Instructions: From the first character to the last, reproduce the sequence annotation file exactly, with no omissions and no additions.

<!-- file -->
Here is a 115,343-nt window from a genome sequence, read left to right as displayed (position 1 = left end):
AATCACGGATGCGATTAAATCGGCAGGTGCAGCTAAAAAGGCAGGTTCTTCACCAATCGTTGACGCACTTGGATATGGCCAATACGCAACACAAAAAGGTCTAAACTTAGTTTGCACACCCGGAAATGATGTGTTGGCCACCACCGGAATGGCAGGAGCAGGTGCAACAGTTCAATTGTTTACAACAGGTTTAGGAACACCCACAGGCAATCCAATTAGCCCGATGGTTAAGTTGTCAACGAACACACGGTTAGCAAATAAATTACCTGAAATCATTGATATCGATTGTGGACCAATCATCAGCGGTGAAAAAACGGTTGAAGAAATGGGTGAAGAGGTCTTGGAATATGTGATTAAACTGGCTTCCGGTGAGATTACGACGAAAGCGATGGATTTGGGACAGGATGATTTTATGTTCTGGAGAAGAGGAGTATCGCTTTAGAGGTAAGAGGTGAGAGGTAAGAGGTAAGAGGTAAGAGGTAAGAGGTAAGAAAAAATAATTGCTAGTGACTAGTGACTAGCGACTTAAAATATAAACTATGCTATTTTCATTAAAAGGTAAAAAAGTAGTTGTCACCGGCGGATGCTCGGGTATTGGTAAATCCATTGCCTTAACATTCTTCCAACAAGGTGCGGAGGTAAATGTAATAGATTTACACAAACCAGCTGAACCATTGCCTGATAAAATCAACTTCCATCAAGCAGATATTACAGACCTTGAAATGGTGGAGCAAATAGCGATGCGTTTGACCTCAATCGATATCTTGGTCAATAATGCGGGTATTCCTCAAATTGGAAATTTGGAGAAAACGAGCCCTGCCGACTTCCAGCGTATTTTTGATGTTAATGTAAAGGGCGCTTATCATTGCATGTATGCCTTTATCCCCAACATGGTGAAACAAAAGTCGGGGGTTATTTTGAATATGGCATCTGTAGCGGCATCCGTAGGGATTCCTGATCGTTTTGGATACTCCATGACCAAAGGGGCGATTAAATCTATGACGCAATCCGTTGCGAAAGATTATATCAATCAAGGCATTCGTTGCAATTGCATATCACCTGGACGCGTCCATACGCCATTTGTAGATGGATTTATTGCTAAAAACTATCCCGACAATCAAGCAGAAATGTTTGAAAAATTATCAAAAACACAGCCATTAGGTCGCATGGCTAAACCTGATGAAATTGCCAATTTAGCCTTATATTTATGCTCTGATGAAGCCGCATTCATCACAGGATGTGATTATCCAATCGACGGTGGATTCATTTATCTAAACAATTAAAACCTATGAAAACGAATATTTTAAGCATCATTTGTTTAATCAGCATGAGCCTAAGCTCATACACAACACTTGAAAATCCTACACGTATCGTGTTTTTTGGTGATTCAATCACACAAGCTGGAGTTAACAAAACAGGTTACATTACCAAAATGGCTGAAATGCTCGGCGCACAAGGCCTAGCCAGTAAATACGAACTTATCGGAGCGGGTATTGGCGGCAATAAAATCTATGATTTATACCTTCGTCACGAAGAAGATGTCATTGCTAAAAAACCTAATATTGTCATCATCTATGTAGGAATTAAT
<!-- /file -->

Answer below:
Here is a 115,343-nt window from a genome sequence, read left to right as displayed (position 1 = left end):
AATCACGGATGCGATTAAATCGGCAGGTGCAGCTAAAAAGGCAGGTTCTTCACCAATCGTTGACGCACTTGGATATGGCCAATACGCAACACAAAAAGGTCTAAACTTAGTTTGCACACCCGGAAATGATGTGTTGGCCACCACCGGAATGGCAGGAGCAGGTGCAACAGTTCAATTGTTTACAACAGGTTTAGGAACACCCACAGGCAATCCAATTAGCCCGATGGTTAAGTTGTCAACGAACACACGGTTAGCAAATAAATTACCTGAAATCATTGATATCGATTGTGGACCAATCATCAGCGGTGAAAAAACGGTTGAAGAAATGGGTGAAGAGGTCTTGGAATATGTGATTAAACTGGCTTCCGGTGAGATTACGACGAAAGCGATGGATTTGGGACAGGATGATTTTATGTTCTGGAGAAGAGGAGTATCGCTTTAGAGGTAAGAGGTGAGAGGTAAGAGGTAAGAGGTAAGAGGTAAGAGGTAAGAAAAAATAATTGCTAGTGACTAGTGACTAGCGACTTAAAATATAAACTATGCTATTTTCATTAAAAGGTAAAAAAGTAGTTGTCACCGGCGGATGCTCGGGTATTGGTAAATCCATTGCCTTAACATTCTTCCAACAAGGTGCGGAGGTAAATGTAATAGATTTACACAAACCAGCTGAACCATTGCCTGATAAAATCAACTTCCATCAAGCAGATATTACAGACCTTGAAATGGTGGAGCAAATAGCGATGCGTTTGACCTCAATCGATATCTTGGTCAATAATGCGGGTATTCCTCAAATTGGAAATTTGGAGAAAACGAGCCCTGCCGACTTCCAGCGTATTTTTGATGTTAATGTAAAGGGCGCTTATCATTGCATGTATGCCTTTATCCCCAACATGGTGAAACAAAAGTCGGGGGTTATTTTGAATATGGCATCTGTAGCGGCATCCGTAGGGATTCCTGATCGTTTTGGATACTCCATGACCAAAGGGGCGATTAAATCTATGACGCAATCCGTTGCGAAAGATTATATCAATCAAGGCATTCGTTGCAATTGCATATCACCTGGACGCGTCCATACGCCATTTGTAGATGGATTTATTGCTAAAAACTATCCCGACAATCAAGCAGAAATGTTTGAAAAATTATCAAAAACACAGCCATTAGGTCGCATGGCTAAACCTGATGAAATTGCCAATTTAGCCTTATATTTATGCTCTGATGAAGCCGCATTCATCACAGGATGTGATTATCCAATCGACGGTGGATTCATTTATCTAAACAATTAAAACCTATGAAAACGAATATTTTAAGCATCATTTGTTTAATCAGCATGAGCCTAAGCTCATACACAACACTTGAAAATCCTACACGTATCGTGTTTTTTGGTGATTCAATCACACAAGCTGGAGTTAACAAAACAGGTTACATTACCAAAATGGCTGAAATGCTCGGCGCACAAGGCCTAGCCAGTAAATACGAACTTATCGGAGCGGGTATTGGCGGCAATAAAATCTATGATTTATACCTTCGTCACGAAGAAGATGTCATTGCTAAAAAACCTAATATTGTCATCATCTATGTAGGAATTAAT